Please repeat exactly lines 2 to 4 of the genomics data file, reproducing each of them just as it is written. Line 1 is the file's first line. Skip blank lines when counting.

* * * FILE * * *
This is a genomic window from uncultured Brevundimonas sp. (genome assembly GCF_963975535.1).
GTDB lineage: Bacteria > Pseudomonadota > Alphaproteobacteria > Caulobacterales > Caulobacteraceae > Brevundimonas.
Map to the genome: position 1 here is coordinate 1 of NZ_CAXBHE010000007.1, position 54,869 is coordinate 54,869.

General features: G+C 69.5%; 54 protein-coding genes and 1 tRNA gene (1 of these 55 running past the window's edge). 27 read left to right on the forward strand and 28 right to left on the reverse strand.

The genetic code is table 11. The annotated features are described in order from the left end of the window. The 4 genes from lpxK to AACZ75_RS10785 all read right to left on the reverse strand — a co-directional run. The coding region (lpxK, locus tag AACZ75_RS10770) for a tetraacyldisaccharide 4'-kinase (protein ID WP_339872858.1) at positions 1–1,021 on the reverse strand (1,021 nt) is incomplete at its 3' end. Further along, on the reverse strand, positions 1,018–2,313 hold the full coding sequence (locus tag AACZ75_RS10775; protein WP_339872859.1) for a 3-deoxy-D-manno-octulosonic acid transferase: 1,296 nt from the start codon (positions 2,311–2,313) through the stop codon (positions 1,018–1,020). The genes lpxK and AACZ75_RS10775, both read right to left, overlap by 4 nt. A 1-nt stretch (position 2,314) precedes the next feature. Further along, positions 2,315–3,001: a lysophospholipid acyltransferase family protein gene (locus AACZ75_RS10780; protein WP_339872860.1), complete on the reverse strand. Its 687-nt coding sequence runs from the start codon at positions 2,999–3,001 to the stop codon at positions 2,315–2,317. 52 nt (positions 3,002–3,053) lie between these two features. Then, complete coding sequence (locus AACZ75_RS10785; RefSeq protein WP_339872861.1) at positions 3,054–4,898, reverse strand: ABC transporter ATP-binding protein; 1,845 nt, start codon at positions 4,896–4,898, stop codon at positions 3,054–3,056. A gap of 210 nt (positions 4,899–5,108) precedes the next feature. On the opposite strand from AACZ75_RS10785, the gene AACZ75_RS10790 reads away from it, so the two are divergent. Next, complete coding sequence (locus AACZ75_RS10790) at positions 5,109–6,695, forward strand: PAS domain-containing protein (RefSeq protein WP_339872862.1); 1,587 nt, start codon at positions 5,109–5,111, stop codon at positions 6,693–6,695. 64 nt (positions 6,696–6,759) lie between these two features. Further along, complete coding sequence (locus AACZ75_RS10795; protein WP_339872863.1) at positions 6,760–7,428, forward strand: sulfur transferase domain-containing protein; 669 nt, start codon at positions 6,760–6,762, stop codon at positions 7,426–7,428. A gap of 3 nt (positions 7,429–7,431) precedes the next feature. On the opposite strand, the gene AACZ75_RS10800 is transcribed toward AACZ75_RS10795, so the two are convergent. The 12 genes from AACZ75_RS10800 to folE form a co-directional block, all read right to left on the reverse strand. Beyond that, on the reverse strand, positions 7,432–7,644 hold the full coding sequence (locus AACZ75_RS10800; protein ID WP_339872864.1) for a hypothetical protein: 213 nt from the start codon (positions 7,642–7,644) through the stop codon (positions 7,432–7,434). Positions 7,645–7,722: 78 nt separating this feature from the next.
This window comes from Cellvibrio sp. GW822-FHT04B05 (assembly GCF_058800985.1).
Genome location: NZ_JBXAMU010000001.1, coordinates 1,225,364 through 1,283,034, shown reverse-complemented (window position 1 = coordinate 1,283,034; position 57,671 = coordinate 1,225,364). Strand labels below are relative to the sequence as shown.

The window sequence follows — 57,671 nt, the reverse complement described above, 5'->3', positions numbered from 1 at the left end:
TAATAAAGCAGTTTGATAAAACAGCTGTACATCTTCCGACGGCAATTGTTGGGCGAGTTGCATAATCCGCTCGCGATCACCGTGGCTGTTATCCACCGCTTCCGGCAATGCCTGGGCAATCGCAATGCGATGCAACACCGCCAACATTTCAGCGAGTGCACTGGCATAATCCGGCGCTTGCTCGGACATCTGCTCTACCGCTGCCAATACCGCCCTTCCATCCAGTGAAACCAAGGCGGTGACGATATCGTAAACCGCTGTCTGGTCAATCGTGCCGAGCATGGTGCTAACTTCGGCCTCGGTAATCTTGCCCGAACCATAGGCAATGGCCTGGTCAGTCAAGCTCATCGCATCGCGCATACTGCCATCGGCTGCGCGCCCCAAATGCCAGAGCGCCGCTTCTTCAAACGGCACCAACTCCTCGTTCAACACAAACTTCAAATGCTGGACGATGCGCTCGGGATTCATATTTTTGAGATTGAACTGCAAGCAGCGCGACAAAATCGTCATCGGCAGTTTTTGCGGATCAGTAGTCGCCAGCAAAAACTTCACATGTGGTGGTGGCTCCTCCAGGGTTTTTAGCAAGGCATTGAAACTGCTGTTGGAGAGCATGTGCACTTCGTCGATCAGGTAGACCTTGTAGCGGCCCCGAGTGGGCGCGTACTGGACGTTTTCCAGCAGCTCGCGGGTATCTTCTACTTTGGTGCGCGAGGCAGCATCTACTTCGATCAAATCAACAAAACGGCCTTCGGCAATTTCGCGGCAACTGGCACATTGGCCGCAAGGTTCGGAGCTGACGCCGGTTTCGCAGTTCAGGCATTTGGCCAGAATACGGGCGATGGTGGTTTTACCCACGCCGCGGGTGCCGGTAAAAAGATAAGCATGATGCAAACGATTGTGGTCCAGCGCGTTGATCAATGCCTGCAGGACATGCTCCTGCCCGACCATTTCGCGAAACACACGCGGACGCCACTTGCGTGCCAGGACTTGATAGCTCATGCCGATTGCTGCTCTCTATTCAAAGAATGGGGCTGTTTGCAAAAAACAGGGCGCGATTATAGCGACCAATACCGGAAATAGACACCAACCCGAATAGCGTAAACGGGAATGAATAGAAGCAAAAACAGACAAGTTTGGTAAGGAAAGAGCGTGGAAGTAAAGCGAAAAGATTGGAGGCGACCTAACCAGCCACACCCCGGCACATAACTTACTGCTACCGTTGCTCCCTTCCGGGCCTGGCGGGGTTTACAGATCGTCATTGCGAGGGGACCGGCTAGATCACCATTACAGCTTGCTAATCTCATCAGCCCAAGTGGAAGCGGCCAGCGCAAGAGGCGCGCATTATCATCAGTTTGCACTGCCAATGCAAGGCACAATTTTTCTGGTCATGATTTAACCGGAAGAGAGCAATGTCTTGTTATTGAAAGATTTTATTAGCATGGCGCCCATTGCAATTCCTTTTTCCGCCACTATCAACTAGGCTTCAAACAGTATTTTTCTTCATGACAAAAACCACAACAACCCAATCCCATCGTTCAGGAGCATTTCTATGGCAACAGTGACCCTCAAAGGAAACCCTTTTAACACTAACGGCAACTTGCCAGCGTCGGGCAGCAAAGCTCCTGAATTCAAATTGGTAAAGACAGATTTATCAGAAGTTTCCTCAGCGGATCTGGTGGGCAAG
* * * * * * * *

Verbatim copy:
GTDB lineage: Bacteria > Pseudomonadota > Alphaproteobacteria > Caulobacterales > Caulobacteraceae > Brevundimonas.
Map to the genome: position 1 here is coordinate 1 of NZ_CAXBHE010000007.1, position 54,869 is coordinate 54,869.

General features: G+C 69.5%; 54 protein-coding genes and 1 tRNA gene (1 of these 55 running past the window's edge). 27 read left to right on the forward strand and 28 right to left on the reverse strand.